Rare birds are becoming vulnerable to extinction in the UK as a result of warming temperatures, a new report warns.
Species such as the dotterel, whimbrel, common scoter and Slavonian grebe are all said to be in danger from the effects of global warming on the UK, according to RSPB research.
A warmer, wetter climate will help some other birds commonly found in the south expand their range further north, the research said.
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Species such as the dotterel (pictured), whimbrel, common scoter and Slavonian grebe are all said to be in danger from the effects of global warming on the UK, according to RSPB research
BIRDS AT RISK
Birds at risk of extinction in the UK from climate change
– Purple sandpipers
– Golden plovers
– Common scoter
– Slavonian grebe
Other birds that have suffered steep population declines
– Shag – down 34 per cent
– Kittiwake – down 44 per cent
– Fulmar – down 31 per cent
– Cormorant – down 8 per cent
– Grate black headed gull – down 11 per cent
– Little tern – down 18 per cent
– Common tern – down 10 per cent
Balmier conditions have benefited several species with southerly distributions in the UK, including the quail, little egret, hobby, and Mediterranean gull.
Other species such as little bittern and zitting cisticola may colonise southern Britain using the UK as a refuge as their home in continental Europe becomes too warm and dry and they shift their distribution northwards.
Short-distance migrants such as blackcaps and chiffchaffs are already benefitting from the warmer, wetter winters that the UK has experienced over recent years and are increasingly wintering here rather than migrating to southern Europe.
Breeding numbers of blackcaps since 1970 have risen by 289 per cent and chiffchaffs by 104 per cent.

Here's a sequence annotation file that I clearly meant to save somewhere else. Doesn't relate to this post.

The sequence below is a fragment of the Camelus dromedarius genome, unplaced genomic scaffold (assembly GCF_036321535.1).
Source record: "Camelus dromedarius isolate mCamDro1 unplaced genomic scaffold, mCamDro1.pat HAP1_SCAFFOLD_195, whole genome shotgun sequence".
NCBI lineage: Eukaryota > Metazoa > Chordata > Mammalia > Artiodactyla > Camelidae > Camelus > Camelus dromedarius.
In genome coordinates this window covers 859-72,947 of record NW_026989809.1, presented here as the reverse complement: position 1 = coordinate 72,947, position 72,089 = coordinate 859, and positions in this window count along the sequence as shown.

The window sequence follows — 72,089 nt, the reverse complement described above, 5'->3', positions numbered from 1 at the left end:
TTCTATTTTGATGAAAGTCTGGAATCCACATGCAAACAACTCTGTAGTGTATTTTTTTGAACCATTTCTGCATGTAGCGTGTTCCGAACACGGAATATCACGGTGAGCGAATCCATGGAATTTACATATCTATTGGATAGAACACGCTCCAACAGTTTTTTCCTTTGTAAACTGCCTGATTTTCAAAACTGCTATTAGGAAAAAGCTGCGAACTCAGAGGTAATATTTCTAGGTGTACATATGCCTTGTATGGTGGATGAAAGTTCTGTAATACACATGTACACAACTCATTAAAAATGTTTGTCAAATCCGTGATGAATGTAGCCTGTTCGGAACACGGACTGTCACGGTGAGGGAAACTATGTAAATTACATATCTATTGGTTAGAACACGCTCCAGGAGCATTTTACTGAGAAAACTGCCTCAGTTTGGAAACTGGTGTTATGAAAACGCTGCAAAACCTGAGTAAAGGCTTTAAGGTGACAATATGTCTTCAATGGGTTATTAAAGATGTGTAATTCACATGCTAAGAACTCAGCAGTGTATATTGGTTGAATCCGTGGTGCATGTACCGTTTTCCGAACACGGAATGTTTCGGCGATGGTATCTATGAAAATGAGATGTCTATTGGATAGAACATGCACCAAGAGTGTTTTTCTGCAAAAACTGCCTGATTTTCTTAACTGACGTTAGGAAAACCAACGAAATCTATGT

While the birds may continue to live in colder climates, one bird – the Scottish crossbill, is at risk of becoming extinct all together, experts fear.
The study is produced by the RSPB, the British Trust for Ornithology (BTO) and the Wildfowl and Wetlands Trust (WWT) and other nature conservation bodies.
It found climate change is already affecting bird life in the four countries of the UK, which is responding to a 1C (1.8F) increase in average summer temperatures since the 1980s.
‘Birds in the UK are showing changes in abundance and distribution, predominantly moving northwards, in a way that is consistent with a changing climate,’ the report said.
‘Migratory birds are arriving earlier and egg-laying dates have advanced such that swallows, for example, are arriving in the UK 15 days earlier, and breeding 11 days earlier, than they did in the 1960s.’
The purple sandpiper (pictured) is one of the birds at risk of extinction in the UK due to climate change, according to the study
Whimbrel (left) and golden plover (right) are at risk of extinction. Steep population declines have also hit the snow bunting found almost entirely in Scotland
Steep population declines have already hit the dotterel, whimbrel, common scoter and snow bunting found almost entirely in Scotland.
Breeding success of the Slavonian grebe has also been impacted, with Scotland on average 11 per cent wetter between 2007-2016 than it was in 1961-1990.
The report went on: ‘The UK’s kittiwake population has declined by 70 per cent since 1986 because of falling breeding success and adult survival.
A warmer climate will help some birds commonly found in the south expand their range further north, the research said. However, black scoter (left) and curlew (right) are both at risk
‘Climate change has reduced the availability of the sandeels they rely upon in the breeding season.
‘Other species that feed largely on sandeels, such as Arctic skua, Arctic tern and puffin, are at high risk of climate-related decline.’
On a more positive note, the report found that warmer temperatures during the breeding season have had a positive effect on breeding success for a range of species.
Birds that feed insects to their young, such as great tits and chaffinches, have had more offspring in warm, dry springs, while nuthatch, goldfinch and chiffchaff have been expanding their range over the last 30 years from England to Scotland with large increases in numbers north of the border.
Colette Hall, of WWT, said: ‘Each winter, tens of thousands of waterbirds migrate to the UK and our long-running network of volunteer waterbird counters has tracked their changes over decades.
‘Warmer winters on the continent have meant more birds of certain species wintering further east, such as the European white-fronted goose.
‘However, that trend can mask real declines in some species, such as the Bewick’s swan and the common pochard.
‘For this reason, amongst many others, it is vital we continue to monitor our bird populations so we can pinpoint where, and subsequently try to work out why, these changes are happening.’